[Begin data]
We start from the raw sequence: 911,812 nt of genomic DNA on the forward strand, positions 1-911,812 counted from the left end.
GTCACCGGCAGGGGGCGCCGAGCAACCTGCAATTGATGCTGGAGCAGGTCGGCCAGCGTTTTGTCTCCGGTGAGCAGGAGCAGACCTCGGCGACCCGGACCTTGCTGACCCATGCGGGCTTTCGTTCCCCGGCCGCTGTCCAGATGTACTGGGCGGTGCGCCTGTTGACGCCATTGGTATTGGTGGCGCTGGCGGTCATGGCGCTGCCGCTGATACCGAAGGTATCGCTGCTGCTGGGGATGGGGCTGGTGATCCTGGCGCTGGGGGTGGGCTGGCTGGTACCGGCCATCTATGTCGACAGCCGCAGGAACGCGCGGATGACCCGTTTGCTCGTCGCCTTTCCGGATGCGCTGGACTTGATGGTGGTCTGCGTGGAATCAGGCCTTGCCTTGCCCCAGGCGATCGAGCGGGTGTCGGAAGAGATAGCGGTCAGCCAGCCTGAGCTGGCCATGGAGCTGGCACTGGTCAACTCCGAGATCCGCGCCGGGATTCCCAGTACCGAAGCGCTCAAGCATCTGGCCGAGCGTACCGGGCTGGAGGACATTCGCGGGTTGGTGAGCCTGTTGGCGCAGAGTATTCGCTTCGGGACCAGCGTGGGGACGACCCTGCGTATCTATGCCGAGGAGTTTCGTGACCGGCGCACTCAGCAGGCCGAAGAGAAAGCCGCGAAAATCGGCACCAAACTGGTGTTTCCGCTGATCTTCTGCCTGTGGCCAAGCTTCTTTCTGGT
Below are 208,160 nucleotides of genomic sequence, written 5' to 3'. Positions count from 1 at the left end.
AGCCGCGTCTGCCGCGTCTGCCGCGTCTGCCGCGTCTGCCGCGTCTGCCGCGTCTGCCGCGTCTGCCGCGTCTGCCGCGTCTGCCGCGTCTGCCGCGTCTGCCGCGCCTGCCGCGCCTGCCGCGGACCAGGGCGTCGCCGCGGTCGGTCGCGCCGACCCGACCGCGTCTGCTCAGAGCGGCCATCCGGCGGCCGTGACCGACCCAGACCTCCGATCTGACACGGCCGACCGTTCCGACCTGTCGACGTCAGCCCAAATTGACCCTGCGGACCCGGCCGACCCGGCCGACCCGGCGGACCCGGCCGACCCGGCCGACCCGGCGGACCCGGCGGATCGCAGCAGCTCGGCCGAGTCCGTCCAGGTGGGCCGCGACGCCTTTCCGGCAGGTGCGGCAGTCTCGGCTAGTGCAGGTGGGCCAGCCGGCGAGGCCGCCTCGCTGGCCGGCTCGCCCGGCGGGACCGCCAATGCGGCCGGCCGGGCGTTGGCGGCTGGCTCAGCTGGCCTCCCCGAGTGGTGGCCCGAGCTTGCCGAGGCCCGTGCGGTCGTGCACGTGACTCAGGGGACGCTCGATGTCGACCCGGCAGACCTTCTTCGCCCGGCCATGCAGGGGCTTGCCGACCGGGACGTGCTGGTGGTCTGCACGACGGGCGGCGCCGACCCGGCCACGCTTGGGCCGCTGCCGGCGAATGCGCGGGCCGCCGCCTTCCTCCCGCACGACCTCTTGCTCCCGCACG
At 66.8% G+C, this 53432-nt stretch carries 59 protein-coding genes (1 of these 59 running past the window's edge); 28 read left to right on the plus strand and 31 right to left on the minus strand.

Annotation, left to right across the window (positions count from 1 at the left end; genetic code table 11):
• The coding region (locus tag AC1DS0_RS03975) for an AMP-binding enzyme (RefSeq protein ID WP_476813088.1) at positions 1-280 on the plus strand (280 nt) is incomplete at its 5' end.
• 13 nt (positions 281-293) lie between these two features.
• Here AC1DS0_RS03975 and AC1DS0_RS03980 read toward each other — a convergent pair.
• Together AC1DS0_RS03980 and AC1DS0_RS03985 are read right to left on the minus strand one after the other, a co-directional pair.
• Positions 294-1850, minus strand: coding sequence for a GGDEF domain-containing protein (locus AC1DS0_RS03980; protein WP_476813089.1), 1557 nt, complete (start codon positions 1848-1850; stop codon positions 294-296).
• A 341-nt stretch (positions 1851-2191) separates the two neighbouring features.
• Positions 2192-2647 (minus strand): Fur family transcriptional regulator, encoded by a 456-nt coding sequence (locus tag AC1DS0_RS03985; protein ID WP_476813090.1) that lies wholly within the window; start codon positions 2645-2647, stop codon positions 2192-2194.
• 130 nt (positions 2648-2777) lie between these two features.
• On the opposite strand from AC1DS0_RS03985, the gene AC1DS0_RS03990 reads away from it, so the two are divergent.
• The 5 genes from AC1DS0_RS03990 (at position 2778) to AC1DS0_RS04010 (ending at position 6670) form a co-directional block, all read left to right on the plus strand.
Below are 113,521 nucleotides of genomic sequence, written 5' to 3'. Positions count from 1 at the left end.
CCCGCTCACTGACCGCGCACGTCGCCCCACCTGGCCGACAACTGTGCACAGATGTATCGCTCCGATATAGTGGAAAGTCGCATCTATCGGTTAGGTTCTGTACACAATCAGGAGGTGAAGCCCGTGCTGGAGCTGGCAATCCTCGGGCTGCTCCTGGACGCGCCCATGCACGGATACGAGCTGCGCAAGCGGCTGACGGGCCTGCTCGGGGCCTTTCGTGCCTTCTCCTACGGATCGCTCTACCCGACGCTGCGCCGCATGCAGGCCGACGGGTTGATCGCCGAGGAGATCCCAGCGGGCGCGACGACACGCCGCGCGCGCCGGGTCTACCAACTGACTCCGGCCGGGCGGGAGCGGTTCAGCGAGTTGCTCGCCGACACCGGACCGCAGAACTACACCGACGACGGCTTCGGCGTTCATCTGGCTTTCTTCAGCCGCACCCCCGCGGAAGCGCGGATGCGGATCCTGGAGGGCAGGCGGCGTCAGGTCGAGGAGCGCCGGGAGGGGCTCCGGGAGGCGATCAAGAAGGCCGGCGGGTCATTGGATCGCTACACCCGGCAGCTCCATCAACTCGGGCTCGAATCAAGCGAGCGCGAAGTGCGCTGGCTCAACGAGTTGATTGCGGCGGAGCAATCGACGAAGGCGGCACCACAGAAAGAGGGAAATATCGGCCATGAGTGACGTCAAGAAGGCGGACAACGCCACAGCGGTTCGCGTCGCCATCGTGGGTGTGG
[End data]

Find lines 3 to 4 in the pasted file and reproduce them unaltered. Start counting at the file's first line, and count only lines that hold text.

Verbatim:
Below are 208,160 nucleotides of genomic sequence, written 5' to 3'. Positions count from 1 at the left end.
AGCCGCGTCTGCCGCGTCTGCCGCGTCTGCCGCGTCTGCCGCGTCTGCCGCGTCTGCCGCGTCTGCCGCGTCTGCCGCGTCTGCCGCGTCTGCCGCGTCTGCCGCGCCTGCCGCGCCTGCCGCGGACCAGGGCGTCGCCGCGGTCGGTCGCGCCGACCCGACCGCGTCTGCTCAGAGCGGCCATCCGGCGGCCGTGACCGACCCAGACCTCCGATCTGACACGGCCGACCGTTCCGACCTGTCGACGTCAGCCCAAATTGACCCTGCGGACCCGGCCGACCCGGCCGACCCGGCGGACCCGGCCGACCCGGCCGACCCGGCGGACCCGGCGGATCGCAGCAGCTCGGCCGAGTCCGTCCAGGTGGGCCGCGACGCCTTTCCGGCAGGTGCGGCAGTCTCGGCTAGTGCAGGTGGGCCAGCCGGCGAGGCCGCCTCGCTGGCCGGCTCGCCCGGCGGGACCGCCAATGCGGCCGGCCGGGCGTTGGCGGCTGGCTCAGCTGGCCTCCCCGAGTGGTGGCCCGAGCTTGCCGAGGCCCGTGCGGTCGTGCACGTGACTCAGGGGACGCTCGATGTCGACCCGGCAGACCTTCTTCGCCCGGCCATGCAGGGGCTTGCCGACCGGGACGTGCTGGTGGTCTGCACGACGGGCGGCGCCGACCCGGCCACGCTTGGGCCGCTGCCGGCGAATGCGCGGGCCGCCGCCTTCCTCCCGCACGACCTCTTGCTCCCGCACG